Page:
2016 was second warmest year on record in nation
Last year will be remembered as warmer than average for much of the nation, and depending on where you live, 2016 was either parched, soggy – or both.
To understand how, the National Oceanic and Atmospheric Administration, NOAA, on Jan. 9 released its U.S. “climate by the numbers” summary for 2016.
For the full year, from January through December, the average U.S. temperature in 2016 was 54.9 degrees F, which was 2.9 degrees F above average.
With those readings, NOAA reported that 2016 ranked as the second warmest year in 122 years of record keeping.
This was the 20th consecutive year the annual average temperature exceeded the average.
Every state in the contiguous United States and Alaska experienced above-average annual temperatures, according to scientists from NOAA’s National Centers for Environmental Information.
Precipitation for the year totaled 31.70 inches, ranking as the 24th wettest year.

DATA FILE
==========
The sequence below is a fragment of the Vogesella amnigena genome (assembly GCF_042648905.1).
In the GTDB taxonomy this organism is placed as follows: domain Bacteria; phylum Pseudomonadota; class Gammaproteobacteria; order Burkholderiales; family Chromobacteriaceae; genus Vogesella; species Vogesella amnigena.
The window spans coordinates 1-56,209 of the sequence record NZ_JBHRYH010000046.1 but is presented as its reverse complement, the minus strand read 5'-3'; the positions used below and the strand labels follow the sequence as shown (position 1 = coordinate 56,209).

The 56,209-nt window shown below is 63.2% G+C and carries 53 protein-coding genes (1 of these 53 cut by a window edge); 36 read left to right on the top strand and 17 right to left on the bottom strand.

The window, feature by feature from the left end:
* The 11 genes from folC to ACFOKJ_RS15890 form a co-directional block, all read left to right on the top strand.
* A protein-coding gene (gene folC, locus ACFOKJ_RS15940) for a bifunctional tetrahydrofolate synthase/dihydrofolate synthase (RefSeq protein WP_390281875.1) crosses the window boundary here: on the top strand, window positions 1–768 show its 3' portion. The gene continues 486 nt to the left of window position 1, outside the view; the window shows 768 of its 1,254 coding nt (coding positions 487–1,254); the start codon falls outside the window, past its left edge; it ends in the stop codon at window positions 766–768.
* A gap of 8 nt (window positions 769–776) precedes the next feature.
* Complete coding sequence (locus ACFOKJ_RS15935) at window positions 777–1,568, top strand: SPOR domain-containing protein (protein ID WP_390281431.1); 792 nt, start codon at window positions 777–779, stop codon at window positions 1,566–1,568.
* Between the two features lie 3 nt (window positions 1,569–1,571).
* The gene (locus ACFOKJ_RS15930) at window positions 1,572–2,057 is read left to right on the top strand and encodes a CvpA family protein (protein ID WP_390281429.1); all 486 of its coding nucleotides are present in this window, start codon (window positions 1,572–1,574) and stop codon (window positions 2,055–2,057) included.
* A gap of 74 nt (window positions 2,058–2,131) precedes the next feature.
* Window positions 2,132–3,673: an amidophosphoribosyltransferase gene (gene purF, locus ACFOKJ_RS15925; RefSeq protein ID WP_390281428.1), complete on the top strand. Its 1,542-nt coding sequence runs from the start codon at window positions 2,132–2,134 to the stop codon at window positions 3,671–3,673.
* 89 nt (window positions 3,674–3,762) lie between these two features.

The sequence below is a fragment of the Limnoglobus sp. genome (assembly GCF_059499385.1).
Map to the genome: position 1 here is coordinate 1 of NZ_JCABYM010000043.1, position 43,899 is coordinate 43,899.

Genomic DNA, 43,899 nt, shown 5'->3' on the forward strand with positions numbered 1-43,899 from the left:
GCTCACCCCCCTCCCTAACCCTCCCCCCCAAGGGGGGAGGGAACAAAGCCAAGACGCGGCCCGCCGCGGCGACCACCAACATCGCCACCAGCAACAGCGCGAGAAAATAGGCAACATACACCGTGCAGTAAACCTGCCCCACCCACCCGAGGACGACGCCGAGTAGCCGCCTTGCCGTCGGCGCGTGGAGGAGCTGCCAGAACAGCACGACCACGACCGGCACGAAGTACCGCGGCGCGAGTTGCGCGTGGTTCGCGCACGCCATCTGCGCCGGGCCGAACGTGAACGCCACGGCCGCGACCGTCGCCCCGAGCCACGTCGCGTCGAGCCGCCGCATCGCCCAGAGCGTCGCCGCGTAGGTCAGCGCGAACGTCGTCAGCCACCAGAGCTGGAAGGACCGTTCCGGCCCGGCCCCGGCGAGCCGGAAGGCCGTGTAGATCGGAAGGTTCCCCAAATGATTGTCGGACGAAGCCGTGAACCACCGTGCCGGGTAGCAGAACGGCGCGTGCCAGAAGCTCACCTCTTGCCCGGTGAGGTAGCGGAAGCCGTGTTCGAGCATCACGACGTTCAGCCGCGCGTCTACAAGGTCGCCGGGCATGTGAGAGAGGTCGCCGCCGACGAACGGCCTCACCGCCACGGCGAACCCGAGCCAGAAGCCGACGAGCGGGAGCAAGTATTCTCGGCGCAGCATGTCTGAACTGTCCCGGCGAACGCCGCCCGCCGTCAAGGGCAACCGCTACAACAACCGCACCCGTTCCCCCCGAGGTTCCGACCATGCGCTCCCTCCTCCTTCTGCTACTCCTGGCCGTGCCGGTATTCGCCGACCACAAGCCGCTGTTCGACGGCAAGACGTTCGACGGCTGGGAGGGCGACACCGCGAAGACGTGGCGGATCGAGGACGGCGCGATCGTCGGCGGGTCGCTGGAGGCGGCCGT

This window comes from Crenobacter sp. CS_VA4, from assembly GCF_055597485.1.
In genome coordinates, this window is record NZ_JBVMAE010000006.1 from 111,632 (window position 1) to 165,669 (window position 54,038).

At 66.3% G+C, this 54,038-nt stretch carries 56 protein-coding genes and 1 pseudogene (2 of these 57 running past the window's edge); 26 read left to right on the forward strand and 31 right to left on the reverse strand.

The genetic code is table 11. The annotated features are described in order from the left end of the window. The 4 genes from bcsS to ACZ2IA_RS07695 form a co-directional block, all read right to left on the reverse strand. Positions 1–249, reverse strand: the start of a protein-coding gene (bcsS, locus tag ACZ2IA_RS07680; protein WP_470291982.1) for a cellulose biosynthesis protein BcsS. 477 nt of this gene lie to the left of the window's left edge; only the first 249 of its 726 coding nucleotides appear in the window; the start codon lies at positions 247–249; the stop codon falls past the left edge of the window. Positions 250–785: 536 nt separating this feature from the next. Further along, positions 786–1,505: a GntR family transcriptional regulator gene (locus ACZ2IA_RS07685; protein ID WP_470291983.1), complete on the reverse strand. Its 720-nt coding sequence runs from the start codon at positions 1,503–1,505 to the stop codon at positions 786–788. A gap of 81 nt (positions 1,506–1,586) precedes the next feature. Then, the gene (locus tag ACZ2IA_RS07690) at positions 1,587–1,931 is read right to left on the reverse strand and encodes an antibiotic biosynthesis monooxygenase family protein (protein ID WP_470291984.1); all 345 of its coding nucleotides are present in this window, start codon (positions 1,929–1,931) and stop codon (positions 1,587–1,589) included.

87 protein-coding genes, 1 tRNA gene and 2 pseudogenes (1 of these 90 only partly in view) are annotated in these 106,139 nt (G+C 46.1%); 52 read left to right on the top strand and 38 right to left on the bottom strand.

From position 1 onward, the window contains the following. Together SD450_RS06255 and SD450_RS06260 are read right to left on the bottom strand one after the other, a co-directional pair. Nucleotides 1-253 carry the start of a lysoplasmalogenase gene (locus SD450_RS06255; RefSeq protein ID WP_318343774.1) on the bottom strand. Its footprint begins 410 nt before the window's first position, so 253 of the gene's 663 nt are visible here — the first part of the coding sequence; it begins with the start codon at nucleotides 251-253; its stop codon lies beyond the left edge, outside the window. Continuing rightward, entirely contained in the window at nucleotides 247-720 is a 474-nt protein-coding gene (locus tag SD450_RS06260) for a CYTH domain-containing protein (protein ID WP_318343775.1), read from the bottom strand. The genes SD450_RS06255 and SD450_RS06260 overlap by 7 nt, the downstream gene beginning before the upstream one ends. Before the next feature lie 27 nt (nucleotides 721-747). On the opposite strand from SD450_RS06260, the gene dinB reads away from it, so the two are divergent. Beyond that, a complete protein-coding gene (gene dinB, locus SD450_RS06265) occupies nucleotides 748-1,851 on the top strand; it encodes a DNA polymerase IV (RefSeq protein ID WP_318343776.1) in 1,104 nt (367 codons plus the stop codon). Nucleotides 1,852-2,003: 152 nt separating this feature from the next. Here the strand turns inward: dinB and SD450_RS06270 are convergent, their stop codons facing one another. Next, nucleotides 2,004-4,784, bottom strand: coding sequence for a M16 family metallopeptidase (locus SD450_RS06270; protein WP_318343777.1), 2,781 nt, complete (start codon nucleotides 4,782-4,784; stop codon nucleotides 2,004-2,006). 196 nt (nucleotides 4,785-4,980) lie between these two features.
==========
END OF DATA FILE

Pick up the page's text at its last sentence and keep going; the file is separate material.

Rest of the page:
The national drought footprint expanded from about 18 percent in January to about 23 percent by the end of December.
At just under 19 percent, the average area of drought in the U.S. for 2016 was the smallest since 2010.
The month of December was near the long-term average for the month, with an average temperature across the contiguous United States of 32.9 degrees F, which was 0.17 of a degree above average.
The northwestern quarter of the contiguous United States was generally cooler than average for the month, while the southern part of the country and the Atlantic Coast states were warmer than average.
The precipitation total for the month was 0.34 of an inch above normal.
NOAA reported that there were 15 billion-dollar disasters in the United States in 2016.
Deadly, extreme weather caused major loss of life and damage last year.
In 2016, the United States experienced 15 weather and climate disasters, each with losses exceeding $1 billion for a total of $46 billion. The disasters claimed a total of 138 lives.
The 2016 disasters included a drought, which affected multiple areas; a wildfire, which affected multiple areas; four inland floods; eight severe storms; and one hurricane, Matthew.
NOAS reported that this was the second highest number of disasters experienced in one year, with double the record number of inland flooding events for one year.
Since 1980, the United States has experienced more than 200 weather and climate disasters that exceeded $1.1 trillion in overall damages.